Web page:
This moment when a woman asked her girlfriend to marry her has gone viral, and it’s mostly thanks to the reaction of a bystander – look at that excitedly shocked face of the woman in the background : )
Reportedly the happy, stylish couple are Jessica Rodriguez and Chelsea Miller. Jessica got down on one knee and asked for Chelsea’s hand in marriage at the Art Institute of Chicago – a venue chosen because of the couple’s shared love of art.
“If someone could describe our love it could only be done through a work of art,” Jessica wrote on Instagram. “It is happy, fun, chaotic, inspiring and strong.”
Word is they’ve been in contact with the older woman in the photo, and even plan to invite her to their wedding!
We wish this beautiful couple all the best with their planning.
Here’s the video!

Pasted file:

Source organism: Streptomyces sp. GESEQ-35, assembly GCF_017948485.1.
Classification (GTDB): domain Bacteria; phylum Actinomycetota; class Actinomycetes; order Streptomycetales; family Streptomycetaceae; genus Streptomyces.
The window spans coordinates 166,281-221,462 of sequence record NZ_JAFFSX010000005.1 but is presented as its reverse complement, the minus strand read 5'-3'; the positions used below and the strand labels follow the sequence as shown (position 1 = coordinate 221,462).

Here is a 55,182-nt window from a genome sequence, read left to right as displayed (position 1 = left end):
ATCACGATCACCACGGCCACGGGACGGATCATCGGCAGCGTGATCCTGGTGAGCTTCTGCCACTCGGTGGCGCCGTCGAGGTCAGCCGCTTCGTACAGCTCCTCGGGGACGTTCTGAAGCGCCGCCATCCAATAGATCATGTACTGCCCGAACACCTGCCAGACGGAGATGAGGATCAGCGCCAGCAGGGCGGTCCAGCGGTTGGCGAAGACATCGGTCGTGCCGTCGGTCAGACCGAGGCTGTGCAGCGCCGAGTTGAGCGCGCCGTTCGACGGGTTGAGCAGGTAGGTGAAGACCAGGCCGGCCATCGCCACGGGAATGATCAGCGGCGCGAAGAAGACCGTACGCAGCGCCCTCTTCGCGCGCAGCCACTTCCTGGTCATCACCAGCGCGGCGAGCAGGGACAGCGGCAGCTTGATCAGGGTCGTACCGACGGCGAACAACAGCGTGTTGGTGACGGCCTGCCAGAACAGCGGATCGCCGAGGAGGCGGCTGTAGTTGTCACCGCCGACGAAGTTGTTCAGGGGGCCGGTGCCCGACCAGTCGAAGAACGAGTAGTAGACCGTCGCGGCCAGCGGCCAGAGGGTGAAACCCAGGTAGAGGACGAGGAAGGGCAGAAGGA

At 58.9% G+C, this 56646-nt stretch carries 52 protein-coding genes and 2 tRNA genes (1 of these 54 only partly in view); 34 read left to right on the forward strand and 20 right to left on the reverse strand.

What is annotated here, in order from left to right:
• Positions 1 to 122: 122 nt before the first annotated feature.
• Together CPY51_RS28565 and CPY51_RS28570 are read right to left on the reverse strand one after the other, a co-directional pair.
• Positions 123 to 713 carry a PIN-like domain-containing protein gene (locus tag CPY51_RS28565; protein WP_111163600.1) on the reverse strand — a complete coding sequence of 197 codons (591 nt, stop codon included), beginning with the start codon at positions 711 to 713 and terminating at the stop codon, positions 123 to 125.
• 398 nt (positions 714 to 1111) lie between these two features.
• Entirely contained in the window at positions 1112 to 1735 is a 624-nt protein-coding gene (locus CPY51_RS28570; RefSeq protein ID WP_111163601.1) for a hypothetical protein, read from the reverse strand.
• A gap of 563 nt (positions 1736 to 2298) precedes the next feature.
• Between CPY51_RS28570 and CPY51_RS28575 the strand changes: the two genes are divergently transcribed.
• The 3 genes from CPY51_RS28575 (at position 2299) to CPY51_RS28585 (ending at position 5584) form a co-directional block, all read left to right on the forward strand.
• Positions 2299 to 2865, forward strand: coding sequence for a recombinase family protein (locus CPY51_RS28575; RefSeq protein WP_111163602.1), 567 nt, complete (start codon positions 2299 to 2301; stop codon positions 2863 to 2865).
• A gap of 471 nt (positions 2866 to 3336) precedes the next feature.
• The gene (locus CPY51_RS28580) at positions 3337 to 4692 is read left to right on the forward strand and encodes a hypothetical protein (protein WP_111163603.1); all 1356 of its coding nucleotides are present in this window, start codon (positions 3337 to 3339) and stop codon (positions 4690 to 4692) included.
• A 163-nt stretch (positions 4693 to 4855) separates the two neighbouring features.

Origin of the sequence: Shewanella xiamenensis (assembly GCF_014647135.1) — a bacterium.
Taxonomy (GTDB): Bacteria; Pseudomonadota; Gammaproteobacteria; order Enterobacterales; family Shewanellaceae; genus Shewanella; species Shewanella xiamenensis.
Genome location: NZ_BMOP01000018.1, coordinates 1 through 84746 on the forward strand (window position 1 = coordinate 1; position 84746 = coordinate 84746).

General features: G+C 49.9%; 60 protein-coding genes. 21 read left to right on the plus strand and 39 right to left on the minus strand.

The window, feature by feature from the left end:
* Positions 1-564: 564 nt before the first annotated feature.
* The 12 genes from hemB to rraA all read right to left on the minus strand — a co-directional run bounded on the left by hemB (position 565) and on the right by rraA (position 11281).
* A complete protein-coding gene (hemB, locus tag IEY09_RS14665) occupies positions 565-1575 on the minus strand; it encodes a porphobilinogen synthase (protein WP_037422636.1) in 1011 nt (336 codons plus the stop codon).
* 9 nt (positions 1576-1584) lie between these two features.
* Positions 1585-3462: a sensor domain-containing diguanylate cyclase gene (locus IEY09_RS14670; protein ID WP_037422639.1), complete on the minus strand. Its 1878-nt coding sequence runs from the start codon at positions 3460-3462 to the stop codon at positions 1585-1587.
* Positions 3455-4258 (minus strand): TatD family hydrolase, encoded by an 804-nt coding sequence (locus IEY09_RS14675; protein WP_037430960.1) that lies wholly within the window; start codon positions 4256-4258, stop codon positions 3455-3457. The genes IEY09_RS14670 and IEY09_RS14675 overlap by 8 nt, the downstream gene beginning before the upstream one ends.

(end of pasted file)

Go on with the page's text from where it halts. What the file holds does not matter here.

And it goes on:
Seeing as My Darling Husband is Serbian I was interested to see what a traditional Serbian Wedding involved. I found this post of a western Bride’s account of her marriage to a Serb which is hilariously fabulous…makes me wish we’d have done it Serb-style! Check out the highlights:
There is no dress frenzy. Rather than spending thousands of dollars on a dress you only get to wear once, Serbian brides simply rent one for a fraction of the cost. Brilliant, huh?
Pre-wedding festivities in Serbia are radically different from the North American blitz of engagement parties, bridal showers, bachelorettes, spa days, and hair and makeup trials. There is little doting over brides in the days preceding (or even the day of) the wedding.